Headline of the Week: Innovation and Disruption in Higher Education
A couple weeks ago Corey Landstrom, Vice President and Dean for Student Life, shared information about a symposium being hosted at Colgate University. It was lived streamed and the recording remains available. It is worth watching; especially the first and third sections.
The first section is a keynote by Clayton Christensen. Clayton is a professor from Harvard that speaks about “disruptive innovation” theory. His most recent book is called “The Innovative University” and it talks about disruption coming to higher education driven by new ventures leveraging information technology and promising cost and quality improvements. Interestingly, this book is being used in a course Wade Shilts taught this spring called “Economics of Higher Education” where Wade and his students explored some of these topics together. The second section is a panel discussion made up of a number of college presidents of well-known liberal arts colleges responding to ideas raised in the keynote. The third piece is a case study by a geology professor from Colgate University who leveraged information technology from EDx to deliver a class on “The Advent of the Atomic Bomb” that including undergraduate students and alumni from around the country. The final piece is a case from a professor at Davidson who delivered a MOOC.
The idea behind Clayton’s “disruptive innovation” theory is that market leading incumbents generally lose out, over time, to new ventures, typically leveraging some new technology, who bring an offering to market that is not nearly as good as the incumbent’s offering but is good enough and is cheaper. They market it to either groups that are currently not customers of the incumbents or are the least of the incumbent’s customers as measured by value. The tendency is for the incumbents to move up-market and retreat from the competition below and for the new ventures to improve their offerings on their much better cost structure until they take more and more of the incumbent’s business and the incumbents create offerings that even their best customers will not pay more for. At that point, under these circumstances, the incumbent has been disrupted and the incumbent fails. The question on the table is could this happen to higher education and specifically to residential liberal arts colleges.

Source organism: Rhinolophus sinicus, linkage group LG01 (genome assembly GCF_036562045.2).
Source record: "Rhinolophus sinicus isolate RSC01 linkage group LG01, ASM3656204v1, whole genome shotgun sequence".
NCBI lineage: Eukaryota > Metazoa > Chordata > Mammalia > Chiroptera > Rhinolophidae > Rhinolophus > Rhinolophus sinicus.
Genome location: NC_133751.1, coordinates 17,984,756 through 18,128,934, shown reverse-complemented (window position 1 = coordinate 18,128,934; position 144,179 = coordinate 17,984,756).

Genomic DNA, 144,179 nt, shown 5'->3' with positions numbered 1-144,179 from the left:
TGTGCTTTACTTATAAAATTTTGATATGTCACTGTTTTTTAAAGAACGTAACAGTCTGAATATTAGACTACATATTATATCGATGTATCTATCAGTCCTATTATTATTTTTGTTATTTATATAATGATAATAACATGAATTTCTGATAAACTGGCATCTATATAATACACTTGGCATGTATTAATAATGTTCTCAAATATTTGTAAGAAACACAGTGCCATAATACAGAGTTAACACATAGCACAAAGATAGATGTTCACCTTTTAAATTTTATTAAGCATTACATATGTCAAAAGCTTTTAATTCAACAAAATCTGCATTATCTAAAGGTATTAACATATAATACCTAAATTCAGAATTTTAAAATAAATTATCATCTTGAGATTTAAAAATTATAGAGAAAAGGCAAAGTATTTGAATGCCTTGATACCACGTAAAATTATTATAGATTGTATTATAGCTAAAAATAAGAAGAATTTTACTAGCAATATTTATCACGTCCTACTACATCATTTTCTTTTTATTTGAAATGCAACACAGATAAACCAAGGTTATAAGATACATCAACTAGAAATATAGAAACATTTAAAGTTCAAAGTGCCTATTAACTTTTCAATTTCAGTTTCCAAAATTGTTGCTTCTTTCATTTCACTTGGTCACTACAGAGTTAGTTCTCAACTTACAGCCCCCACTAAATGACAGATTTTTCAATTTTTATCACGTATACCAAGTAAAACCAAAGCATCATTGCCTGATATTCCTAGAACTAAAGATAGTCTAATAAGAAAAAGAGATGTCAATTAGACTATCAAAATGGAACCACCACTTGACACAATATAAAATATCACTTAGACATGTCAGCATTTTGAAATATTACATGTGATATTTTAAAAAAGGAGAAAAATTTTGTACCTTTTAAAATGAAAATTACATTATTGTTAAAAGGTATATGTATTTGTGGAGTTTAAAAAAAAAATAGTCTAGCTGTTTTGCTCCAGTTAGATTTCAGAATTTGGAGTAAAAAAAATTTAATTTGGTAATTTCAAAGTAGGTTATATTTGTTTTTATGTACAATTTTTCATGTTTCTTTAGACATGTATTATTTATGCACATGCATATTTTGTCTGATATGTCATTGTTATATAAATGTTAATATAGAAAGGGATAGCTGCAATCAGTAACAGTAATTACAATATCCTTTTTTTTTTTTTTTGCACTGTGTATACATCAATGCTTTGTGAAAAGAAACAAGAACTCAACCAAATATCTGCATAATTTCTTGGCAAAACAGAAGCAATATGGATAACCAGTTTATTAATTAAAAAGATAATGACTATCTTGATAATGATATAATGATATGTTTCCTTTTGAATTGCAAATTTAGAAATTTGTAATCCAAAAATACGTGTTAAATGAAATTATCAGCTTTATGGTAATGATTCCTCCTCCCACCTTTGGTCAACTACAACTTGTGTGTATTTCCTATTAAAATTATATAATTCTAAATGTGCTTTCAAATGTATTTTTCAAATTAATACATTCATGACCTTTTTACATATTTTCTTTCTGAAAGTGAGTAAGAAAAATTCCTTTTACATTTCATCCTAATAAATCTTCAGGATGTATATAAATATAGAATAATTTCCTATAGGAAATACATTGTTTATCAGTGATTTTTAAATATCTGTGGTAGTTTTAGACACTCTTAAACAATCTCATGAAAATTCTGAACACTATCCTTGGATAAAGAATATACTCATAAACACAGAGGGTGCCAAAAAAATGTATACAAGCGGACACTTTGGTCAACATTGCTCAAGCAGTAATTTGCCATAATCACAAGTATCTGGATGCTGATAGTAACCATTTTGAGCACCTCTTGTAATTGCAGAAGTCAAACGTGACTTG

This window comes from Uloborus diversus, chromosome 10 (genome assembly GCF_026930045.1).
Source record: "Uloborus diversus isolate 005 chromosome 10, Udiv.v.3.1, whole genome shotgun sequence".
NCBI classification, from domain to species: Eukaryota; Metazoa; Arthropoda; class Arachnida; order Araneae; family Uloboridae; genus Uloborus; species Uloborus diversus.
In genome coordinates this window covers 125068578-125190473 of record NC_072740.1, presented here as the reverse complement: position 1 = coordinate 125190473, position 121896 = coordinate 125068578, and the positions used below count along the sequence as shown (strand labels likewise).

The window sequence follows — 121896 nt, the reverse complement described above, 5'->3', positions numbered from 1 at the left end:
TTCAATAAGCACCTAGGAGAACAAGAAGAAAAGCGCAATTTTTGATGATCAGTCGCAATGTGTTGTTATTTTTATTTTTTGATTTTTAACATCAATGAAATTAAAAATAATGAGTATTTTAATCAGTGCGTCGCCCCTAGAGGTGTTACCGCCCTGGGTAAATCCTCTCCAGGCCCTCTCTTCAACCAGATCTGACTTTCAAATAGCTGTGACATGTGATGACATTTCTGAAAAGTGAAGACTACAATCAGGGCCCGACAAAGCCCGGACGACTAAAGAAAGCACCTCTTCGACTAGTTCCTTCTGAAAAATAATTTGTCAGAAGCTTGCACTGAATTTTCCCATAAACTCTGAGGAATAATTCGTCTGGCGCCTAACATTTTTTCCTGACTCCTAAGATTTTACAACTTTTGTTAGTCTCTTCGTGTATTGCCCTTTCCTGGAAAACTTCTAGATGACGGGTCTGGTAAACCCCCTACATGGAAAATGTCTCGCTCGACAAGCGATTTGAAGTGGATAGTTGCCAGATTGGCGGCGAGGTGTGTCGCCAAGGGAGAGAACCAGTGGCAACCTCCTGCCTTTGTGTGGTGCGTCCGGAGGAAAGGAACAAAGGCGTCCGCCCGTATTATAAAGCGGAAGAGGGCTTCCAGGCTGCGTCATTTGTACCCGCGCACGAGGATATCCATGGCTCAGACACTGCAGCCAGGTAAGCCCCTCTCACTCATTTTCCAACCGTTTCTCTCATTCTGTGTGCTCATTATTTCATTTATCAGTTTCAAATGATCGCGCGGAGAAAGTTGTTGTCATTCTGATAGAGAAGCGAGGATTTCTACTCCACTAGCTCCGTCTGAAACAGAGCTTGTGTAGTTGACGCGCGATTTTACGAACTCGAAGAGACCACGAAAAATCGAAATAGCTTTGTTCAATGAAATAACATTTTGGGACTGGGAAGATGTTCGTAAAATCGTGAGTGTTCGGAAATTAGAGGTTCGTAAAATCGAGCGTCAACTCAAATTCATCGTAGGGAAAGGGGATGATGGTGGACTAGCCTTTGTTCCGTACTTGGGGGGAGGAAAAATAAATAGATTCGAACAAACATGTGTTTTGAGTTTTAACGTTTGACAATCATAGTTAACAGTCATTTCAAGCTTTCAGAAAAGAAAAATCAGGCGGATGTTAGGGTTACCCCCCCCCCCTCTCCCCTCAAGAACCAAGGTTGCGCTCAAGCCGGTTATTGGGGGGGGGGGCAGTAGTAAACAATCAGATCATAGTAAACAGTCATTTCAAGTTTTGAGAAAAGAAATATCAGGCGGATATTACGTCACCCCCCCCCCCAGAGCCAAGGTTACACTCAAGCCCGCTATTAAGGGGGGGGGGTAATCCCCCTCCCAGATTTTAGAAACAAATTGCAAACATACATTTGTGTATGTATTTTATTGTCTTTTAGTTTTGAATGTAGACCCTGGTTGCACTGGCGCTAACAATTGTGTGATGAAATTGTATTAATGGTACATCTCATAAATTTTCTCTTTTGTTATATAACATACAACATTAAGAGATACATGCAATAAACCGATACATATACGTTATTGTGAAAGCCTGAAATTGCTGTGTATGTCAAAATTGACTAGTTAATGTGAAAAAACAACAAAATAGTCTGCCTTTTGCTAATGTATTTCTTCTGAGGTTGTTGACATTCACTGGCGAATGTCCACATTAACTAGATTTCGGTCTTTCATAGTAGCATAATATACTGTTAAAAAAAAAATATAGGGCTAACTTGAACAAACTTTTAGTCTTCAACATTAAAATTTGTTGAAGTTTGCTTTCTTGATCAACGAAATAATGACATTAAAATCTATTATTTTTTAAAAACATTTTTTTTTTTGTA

The key takeaway from Clay’s talk is that colleges need to differentiate their offerings in ways that their prospectives (and their parents) value and are willing to pay for. A key differentiator for residential liberal arts colleges is that students report that faculty engagement with them can change their lives in profound ways. This happens at Luther College. I am looking forward to strategic planning that will come with our new president!
The course taught by Colgate University that directly engaged with distance neutralizing EDx platform between students and alumni seems like a very good idea and one worthy of considering. As higher education goes through changes and Luther College responds to that change. It is important that we seek out particular things to invest in for ongoing differentiation. This example looks to be one that improves not only the experience for students but provide an opportunity to create further value for alumni. What do you think?
LIS Blog Highlights from the Week
The following articles are sampled from those available on the LIS Blog:
- H Drive Removal Process 2013-2014 Grads (Thu, May 15 2014 10:25 am)
Notes from LIS Council
LIS Council is the leadership team within LIS.
- Notes from LIS Council - 5/14/14 (Fri, May 16 2014 1:29 pm)
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This Week in LIS is published most Fridays by Paul Mattson, Executive Director of LIS at Luther College in Decorah, Iowa.